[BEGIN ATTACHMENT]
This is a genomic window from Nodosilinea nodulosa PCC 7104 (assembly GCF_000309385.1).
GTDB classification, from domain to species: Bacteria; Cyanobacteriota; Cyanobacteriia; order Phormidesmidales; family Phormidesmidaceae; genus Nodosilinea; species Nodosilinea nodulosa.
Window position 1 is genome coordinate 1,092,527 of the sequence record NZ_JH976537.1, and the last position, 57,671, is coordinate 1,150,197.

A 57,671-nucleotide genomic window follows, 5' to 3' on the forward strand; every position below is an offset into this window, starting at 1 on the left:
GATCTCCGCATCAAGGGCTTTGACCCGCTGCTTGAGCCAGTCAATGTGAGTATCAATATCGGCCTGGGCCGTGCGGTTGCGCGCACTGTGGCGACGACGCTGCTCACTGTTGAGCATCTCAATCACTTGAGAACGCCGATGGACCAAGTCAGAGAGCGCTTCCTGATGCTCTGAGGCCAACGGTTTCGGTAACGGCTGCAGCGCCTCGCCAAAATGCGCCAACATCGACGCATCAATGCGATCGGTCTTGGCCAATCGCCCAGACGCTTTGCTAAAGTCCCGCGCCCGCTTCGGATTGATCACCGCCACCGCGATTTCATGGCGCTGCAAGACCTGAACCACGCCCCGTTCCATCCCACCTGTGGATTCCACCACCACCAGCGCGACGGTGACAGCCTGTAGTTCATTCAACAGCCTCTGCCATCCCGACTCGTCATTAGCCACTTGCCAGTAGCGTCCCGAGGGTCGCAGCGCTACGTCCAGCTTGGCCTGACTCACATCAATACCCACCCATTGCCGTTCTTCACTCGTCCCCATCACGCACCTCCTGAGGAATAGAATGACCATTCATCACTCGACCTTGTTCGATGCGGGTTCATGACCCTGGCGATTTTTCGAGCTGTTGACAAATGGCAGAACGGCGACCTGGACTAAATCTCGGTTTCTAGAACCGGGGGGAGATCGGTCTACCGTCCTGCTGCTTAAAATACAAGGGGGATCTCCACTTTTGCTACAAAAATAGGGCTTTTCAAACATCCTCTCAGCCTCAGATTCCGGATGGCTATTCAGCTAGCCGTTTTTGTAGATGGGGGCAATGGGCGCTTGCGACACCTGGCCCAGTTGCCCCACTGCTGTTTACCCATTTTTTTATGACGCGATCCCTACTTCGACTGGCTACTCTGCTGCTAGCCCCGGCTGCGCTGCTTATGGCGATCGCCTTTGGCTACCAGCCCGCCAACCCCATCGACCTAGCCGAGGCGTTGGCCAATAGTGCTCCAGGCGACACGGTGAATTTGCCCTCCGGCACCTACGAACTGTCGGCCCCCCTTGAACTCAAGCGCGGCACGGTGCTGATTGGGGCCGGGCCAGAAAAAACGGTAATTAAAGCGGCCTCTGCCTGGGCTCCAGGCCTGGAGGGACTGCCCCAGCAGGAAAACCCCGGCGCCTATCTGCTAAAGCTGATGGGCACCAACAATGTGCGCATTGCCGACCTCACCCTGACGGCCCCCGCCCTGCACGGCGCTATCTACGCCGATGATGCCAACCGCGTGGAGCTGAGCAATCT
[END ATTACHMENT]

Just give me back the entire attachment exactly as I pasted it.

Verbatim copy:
This is a genomic window from Nodosilinea nodulosa PCC 7104 (assembly GCF_000309385.1).
GTDB classification, from domain to species: Bacteria; Cyanobacteriota; Cyanobacteriia; order Phormidesmidales; family Phormidesmidaceae; genus Nodosilinea; species Nodosilinea nodulosa.
Window position 1 is genome coordinate 1,092,527 of the sequence record NZ_JH976537.1, and the last position, 57,671, is coordinate 1,150,197.

A 57,671-nucleotide genomic window follows, 5' to 3' on the forward strand; every position below is an offset into this window, starting at 1 on the left:
GATCTCCGCATCAAGGGCTTTGACCCGCTGCTTGAGCCAGTCAATGTGAGTATCAATATCGGCCTGGGCCGTGCGGTTGCGCGCACTGTGGCGACGACGCTGCTCACTGTTGAGCATCTCAATCACTTGAGAACGCCGATGGACCAAGTCAGAGAGCGCTTCCTGATGCTCTGAGGCCAACGGTTTCGGTAACGGCTGCAGCGCCTCGCCAAAATGCGCCAACATCGACGCATCAATGCGATCGGTCTTGGCCAATCGCCCAGACGCTTTGCTAAAGTCCCGCGCCCGCTTCGGATTGATCACCGCCACCGCGATTTCATGGCGCTGCAAGACCTGAACCACGCCCCGTTCCATCCCACCTGTGGATTCCACCACCACCAGCGCGACGGTGACAGCCTGTAGTTCATTCAACAGCCTCTGCCATCCCGACTCGTCATTAGCCACTTGCCAGTAGCGTCCCGAGGGTCGCAGCGCTACGTCCAGCTTGGCCTGACTCACATCAATACCCACCCATTGCCGTTCTTCACTCGTCCCCATCACGCACCTCCTGAGGAATAGAATGACCATTCATCACTCGACCTTGTTCGATGCGGGTTCATGACCCTGGCGATTTTTCGAGCTGTTGACAAATGGCAGAACGGCGACCTGGACTAAATCTCGGTTTCTAGAACCGGGGGGAGATCGGTCTACCGTCCTGCTGCTTAAAATACAAGGGGGATCTCCACTTTTGCTACAAAAATAGGGCTTTTCAAACATCCTCTCAGCCTCAGATTCCGGATGGCTATTCAGCTAGCCGTTTTTGTAGATGGGGGCAATGGGCGCTTGCGACACCTGGCCCAGTTGCCCCACTGCTGTTTACCCATTTTTTTATGACGCGATCCCTACTTCGACTGGCTACTCTGCTGCTAGCCCCGGCTGCGCTGCTTATGGCGATCGCCTTTGGCTACCAGCCCGCCAACCCCATCGACCTAGCCGAGGCGTTGGCCAATAGTGCTCCAGGCGACACGGTGAATTTGCCCTCCGGCACCTACGAACTGTCGGCCCCCCTTGAACTCAAGCGCGGCACGGTGCTGATTGGGGCCGGGCCAGAAAAAACGGTAATTAAAGCGGCCTCTGCCTGGGCTCCAGGCCTGGAGGGACTGCCCCAGCAGGAAAACCCCGGCGCCTATCTGCTAAAGCTGATGGGCACCAACAATGTGCGCATTGCCGACCTCACCCTGACGGCCCCCGCCCTGCACGGCGCTATCTACGCCGATGATGCCAACCGCGTGGAGCTGAGCAATCT